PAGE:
The government will pass an emergency decree this week aimed at battling disinformation but critics say the act is open to abuse and could be used to silence dissidents.
According to the government, this emergency decree, emergency order number 27, is meant to suppress harmful information that could cause the public to panic during the coronavirus pandemic.
The government has said that misinformation about its policies have caused undue panic and unwarranted criticism, something it wants to cut down on.
However, critics warns that the way the act is written means that the government could use it to silence critics and dissidents.
“The new order is very vague,” said Yingcheep Atchanont, a leading activist at the Internet Law Reform Dialogue (iLaw).
“The government does not define what kind of information could be deemed as information that is “creating fear amongst the public.”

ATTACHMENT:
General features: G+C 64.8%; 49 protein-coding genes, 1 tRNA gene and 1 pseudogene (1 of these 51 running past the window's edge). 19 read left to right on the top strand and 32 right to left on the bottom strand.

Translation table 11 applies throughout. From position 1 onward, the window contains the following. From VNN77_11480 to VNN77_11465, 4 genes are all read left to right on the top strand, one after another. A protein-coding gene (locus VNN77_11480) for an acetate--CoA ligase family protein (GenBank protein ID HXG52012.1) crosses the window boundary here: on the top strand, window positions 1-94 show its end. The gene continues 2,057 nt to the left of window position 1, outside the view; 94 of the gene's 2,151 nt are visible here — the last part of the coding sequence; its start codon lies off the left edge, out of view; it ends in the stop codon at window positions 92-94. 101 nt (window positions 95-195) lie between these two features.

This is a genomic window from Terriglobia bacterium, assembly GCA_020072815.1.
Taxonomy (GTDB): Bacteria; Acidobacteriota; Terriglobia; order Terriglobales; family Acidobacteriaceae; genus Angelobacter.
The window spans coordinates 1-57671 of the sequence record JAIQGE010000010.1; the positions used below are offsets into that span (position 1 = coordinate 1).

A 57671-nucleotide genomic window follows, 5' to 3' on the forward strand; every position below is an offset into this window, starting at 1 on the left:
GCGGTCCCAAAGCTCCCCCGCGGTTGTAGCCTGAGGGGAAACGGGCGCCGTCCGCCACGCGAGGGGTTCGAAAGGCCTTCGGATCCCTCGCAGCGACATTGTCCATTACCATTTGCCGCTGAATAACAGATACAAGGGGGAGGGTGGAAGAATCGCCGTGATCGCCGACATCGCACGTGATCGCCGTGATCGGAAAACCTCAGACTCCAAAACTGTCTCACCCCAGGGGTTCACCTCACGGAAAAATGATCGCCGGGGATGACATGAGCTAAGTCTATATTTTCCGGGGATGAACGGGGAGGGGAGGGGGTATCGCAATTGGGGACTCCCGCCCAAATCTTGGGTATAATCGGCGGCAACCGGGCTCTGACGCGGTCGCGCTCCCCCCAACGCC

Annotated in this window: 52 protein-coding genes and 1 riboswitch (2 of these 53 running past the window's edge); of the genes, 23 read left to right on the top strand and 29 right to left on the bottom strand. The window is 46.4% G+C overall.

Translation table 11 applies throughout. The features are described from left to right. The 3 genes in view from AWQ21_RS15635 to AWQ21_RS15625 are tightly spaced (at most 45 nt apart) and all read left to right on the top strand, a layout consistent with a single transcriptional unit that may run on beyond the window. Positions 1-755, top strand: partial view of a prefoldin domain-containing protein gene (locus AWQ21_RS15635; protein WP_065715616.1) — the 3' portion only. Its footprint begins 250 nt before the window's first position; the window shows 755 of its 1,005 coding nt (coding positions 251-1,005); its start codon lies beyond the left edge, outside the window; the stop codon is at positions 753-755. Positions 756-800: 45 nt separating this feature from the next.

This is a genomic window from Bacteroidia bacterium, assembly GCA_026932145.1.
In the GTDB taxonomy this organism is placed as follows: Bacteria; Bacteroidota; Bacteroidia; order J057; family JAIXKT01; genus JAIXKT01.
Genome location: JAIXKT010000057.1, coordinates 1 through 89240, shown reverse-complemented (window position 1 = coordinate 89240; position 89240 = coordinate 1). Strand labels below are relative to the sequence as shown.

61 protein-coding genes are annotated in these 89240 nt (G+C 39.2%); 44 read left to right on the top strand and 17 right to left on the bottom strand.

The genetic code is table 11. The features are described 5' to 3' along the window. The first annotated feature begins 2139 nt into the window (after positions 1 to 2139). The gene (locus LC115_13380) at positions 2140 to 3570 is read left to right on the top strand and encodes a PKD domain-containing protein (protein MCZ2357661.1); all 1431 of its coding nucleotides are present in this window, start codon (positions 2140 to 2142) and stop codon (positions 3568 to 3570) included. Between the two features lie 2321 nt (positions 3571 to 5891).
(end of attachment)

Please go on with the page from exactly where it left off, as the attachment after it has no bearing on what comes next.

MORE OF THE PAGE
He said that a similar order which came out last year clearly identified fake news as news that would cause undue panic among the public.
However, this new order changes the wording from “causing the public to panic” to “creating fear amongst the public” and they have left out the part which said that such information must not be real.
The new order also bans information that would “detablise the state” which is broader than the previous order.
“With the changes in the wording, the new order is even broader than the last one,” Yingcheep said.
He said in a normal situation, a bill must pass the parliament’s scrutiny before it becomes law.
However, the emergency decree allows the Prime Minister to come up with executive orders that bypasses the legislature.
Yingcheep argues that this is extremely problematic because a wide ranging law that could curtail the public’s freedom of speech has never been looked over by the public’s representative.